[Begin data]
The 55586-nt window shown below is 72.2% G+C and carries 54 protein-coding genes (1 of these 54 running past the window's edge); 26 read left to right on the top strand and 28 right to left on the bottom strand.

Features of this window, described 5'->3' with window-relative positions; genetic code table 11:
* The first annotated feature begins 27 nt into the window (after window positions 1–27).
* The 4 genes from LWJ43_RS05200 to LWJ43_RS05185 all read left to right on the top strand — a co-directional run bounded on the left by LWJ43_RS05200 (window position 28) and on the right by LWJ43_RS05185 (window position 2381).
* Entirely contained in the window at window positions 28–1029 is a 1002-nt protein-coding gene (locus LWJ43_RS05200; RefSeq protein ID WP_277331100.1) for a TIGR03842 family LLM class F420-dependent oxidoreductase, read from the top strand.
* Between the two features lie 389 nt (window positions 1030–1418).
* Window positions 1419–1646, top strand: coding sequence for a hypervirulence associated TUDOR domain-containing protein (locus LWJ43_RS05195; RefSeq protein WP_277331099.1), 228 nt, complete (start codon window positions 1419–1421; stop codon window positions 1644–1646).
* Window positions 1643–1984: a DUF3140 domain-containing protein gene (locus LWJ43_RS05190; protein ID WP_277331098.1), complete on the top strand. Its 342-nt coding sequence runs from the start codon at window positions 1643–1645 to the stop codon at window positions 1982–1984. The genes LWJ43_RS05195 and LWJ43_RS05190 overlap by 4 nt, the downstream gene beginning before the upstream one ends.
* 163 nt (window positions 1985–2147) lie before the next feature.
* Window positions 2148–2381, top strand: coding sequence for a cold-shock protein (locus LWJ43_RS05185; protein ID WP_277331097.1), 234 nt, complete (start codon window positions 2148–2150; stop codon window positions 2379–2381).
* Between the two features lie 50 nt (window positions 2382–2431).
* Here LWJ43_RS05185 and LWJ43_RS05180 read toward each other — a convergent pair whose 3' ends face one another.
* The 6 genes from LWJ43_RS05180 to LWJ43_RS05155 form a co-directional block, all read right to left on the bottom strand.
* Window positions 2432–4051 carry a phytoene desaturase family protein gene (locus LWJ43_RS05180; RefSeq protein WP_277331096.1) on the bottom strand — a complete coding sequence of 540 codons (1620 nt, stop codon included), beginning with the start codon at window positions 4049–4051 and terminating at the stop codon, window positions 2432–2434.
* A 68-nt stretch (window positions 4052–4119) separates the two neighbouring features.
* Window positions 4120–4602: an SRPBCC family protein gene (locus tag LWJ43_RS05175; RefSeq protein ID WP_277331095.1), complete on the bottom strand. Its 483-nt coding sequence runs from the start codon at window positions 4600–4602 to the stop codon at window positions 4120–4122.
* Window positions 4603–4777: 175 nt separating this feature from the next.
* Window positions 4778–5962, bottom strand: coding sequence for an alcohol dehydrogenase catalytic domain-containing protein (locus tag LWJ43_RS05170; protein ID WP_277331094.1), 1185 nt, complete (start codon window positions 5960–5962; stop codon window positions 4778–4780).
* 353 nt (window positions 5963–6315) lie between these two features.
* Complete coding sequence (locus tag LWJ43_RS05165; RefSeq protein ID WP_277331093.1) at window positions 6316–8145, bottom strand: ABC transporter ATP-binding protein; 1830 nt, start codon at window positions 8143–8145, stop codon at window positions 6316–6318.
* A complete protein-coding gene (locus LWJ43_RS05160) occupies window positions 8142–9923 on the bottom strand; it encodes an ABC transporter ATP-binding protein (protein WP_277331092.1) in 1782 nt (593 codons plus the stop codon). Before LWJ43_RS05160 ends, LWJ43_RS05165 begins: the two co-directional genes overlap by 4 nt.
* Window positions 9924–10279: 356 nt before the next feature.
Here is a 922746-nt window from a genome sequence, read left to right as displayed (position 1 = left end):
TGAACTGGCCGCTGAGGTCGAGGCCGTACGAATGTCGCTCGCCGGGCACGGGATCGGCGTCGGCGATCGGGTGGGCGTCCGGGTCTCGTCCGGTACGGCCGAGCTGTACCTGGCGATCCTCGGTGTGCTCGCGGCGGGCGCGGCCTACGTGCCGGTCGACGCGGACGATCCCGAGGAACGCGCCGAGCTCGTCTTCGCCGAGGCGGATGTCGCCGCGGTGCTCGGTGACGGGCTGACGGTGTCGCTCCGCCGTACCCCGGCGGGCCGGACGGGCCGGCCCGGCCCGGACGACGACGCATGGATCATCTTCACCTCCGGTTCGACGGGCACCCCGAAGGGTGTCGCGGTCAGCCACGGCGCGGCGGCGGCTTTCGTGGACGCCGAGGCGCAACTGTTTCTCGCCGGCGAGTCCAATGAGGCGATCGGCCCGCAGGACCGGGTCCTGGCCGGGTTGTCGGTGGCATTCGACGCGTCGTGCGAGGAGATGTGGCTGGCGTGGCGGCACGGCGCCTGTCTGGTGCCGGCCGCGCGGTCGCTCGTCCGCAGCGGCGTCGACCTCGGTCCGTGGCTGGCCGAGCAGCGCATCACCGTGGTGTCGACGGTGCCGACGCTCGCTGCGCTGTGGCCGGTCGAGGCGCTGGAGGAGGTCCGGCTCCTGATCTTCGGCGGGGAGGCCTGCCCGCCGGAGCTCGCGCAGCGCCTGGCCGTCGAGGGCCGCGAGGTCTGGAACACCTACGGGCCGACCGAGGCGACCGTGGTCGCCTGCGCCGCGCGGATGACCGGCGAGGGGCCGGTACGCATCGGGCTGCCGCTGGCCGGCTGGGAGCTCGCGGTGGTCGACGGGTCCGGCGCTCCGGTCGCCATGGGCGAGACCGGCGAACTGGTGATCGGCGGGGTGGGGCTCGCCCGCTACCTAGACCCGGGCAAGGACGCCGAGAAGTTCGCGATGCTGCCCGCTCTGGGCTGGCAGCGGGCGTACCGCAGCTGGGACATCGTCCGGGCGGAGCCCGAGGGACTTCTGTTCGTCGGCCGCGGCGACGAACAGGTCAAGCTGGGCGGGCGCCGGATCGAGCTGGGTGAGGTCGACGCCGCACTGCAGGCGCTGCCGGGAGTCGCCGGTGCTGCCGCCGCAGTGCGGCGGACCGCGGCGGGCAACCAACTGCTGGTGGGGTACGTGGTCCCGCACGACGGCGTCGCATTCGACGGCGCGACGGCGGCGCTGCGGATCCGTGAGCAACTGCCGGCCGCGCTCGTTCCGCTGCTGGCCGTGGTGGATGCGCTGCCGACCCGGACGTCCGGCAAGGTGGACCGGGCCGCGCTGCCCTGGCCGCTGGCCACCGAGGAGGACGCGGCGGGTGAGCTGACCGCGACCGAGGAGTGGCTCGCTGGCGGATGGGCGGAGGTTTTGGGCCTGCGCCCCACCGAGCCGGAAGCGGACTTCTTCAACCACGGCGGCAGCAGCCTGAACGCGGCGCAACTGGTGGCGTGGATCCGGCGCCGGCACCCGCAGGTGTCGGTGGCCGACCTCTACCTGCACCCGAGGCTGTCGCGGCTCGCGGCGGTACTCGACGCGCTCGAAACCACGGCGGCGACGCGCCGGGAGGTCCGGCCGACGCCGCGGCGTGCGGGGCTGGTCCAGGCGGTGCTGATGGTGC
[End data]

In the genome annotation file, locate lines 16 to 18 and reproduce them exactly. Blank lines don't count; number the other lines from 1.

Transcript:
* Window positions 4120–4602: an SRPBCC family protein gene (locus tag LWJ43_RS05175; RefSeq protein ID WP_277331095.1), complete on the bottom strand. Its 483-nt coding sequence runs from the start codon at window positions 4600–4602 to the stop codon at window positions 4120–4122.
* Window positions 4603–4777: 175 nt separating this feature from the next.
* Window positions 4778–5962, bottom strand: coding sequence for an alcohol dehydrogenase catalytic domain-containing protein (locus tag LWJ43_RS05170; protein ID WP_277331094.1), 1185 nt, complete (start codon window positions 5960–5962; stop codon window positions 4778–4780).